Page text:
Cabarrus

They grow up in ways we didn’t imagine

Our son, Erik, came home for the Jewish High Holy Days last week from Chicago. He’s in the frozen north studying to become a theoretical chemist.

They grow up, folks. And then they become all sorts of things. Self-reliant. Confident. Sometimes, a little odd.

These days, Erik is extremely interested in things he took no notice of when he was young. He lifts weights and reads about exercise now and again. As a child, he could not catch a football.

He still can’t catch a football. He claims that he lifts weights because it is a form of physical exercise that takes the least amount of coordination. Now, he is very good at picking things up and putting them down exactly where they were again.

Did I mention the word “odd”?

I had just come home from the gym and walked down our hallway to put away my sweatshirt. Erik was in the shower, but I heard his voice. He was not singing. He was talking.

I listened to make sure I wasn’t imagining it all, and finally knocked on the door. I was deeply hoping that he had not become one of the people in the world who carry their cell phones into every setting and make phone calls no matter what they are doing and where they are doing it. I am treated to this sort of thing every day in the UNC Charlotte bathrooms. I don’t like it.

“Um, Erik,” I said, “are you talking to someone?”

“Yes,” he called out. “Myself.”

“Do you have a second personality?” I inquired through the door. “An invisible friend?” Suddenly, I remembered William, his invisible friend. He used to talk about him all the time when Erik was 3. “Is William in there with you?”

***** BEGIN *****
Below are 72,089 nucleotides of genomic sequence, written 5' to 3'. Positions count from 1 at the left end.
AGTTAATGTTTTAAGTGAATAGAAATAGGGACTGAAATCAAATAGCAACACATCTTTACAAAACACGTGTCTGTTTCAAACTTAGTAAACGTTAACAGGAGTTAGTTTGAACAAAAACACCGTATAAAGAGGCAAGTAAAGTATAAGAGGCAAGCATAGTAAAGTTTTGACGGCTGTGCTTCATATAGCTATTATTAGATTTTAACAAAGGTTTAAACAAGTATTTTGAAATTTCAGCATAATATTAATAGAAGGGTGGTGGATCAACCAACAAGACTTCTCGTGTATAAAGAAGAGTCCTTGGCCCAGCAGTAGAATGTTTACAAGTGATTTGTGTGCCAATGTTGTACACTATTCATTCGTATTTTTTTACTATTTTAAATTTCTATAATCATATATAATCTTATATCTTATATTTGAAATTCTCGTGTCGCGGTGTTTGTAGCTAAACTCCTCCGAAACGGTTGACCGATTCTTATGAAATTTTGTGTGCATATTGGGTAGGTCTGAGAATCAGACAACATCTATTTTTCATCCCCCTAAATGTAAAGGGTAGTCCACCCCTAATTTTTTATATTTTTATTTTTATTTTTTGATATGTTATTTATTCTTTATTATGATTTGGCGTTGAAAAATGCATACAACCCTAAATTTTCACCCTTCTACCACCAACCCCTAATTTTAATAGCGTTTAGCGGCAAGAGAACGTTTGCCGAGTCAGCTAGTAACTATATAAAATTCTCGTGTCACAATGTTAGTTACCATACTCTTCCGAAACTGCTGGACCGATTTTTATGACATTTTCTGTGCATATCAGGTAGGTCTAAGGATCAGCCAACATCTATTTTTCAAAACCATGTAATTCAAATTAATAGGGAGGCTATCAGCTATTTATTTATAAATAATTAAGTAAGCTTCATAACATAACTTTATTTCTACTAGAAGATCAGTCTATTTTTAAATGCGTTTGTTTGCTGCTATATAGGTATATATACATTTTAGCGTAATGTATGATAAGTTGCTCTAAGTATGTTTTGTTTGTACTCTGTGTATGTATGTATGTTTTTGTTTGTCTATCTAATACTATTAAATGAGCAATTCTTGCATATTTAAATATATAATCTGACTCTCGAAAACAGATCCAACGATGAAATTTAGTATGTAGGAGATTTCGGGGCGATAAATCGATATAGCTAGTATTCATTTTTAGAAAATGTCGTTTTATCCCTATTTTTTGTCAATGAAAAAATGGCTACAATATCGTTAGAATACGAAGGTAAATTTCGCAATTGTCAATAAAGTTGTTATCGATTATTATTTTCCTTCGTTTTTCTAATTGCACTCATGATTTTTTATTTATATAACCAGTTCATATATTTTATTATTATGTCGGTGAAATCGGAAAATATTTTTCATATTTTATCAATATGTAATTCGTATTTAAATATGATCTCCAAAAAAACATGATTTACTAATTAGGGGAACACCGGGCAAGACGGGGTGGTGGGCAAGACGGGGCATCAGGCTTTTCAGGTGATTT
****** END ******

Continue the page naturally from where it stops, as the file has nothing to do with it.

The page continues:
“No,” he said, “I’m just discussing the 2016 presidential campaign.”

“Let’s talk about this later,” I said.

Later was over breakfast.

“How is William?” I asked.

“We haven’t talked in a while,” Erik said. “I hope he’s eating enough.”

“Do you often talk to yourself in the shower?” I asked.

Erik explained that he had been practicing debating politics and having all his statistical data at the ready. “Do I often talk to myself, yes,” he said. “I don’t think the shower has anything to do with it.”

“What, then?”

“Chronic solipsism,” Erik joked.

“What’s that?” I asked.

“It’s the idea that fundamentally, only you exist and nothing else.”

“That sounds lonely,” I said. “Don’t you have any friends in Chicago?”

“It’s just that I don’t understand that talking to myself is different from talking to anyone else,” he said. “But I only do this when no one is around. Or I think no one is around. Or I am working. Or cooking.”

“While you are working?”

“In my office, I’ll say, ‘Erik, you are being stupid. Why are you doing this?’ I also talk to my computer code.”

The code Erik is working on is about simulating proteins. He says I am actually mostly made of proteins.

When he told me this, I remarked, dryly, “So much for the sugar and spice and everything nice.”

To which he responded, “There are sugars in there.”

“So you talk to your code. Does it ever answer?” I asked.

“No,” Erik said, “which is distressing.” He paused. “Sometimes it stops working. When I ask it why it doesn’t love me anymore, it doesn’t respond.”

Sometimes I think all the oddity really stems from the kind of work Erik does. I think it’s likely that this sort of work leads to talking to yourself. If he had become a professional weightlifter instead of a theoretical chemist, things would surely be different.

I asked him about that. “If you had decided to lift weights for a living, would you have talked to them?

“No,” he said, “I don’t think so. But,” he said, grinning, “I would still talk to my proteins.”

Barbara Thiede is a freelance writer: barbara.thiede@earthlink.net.

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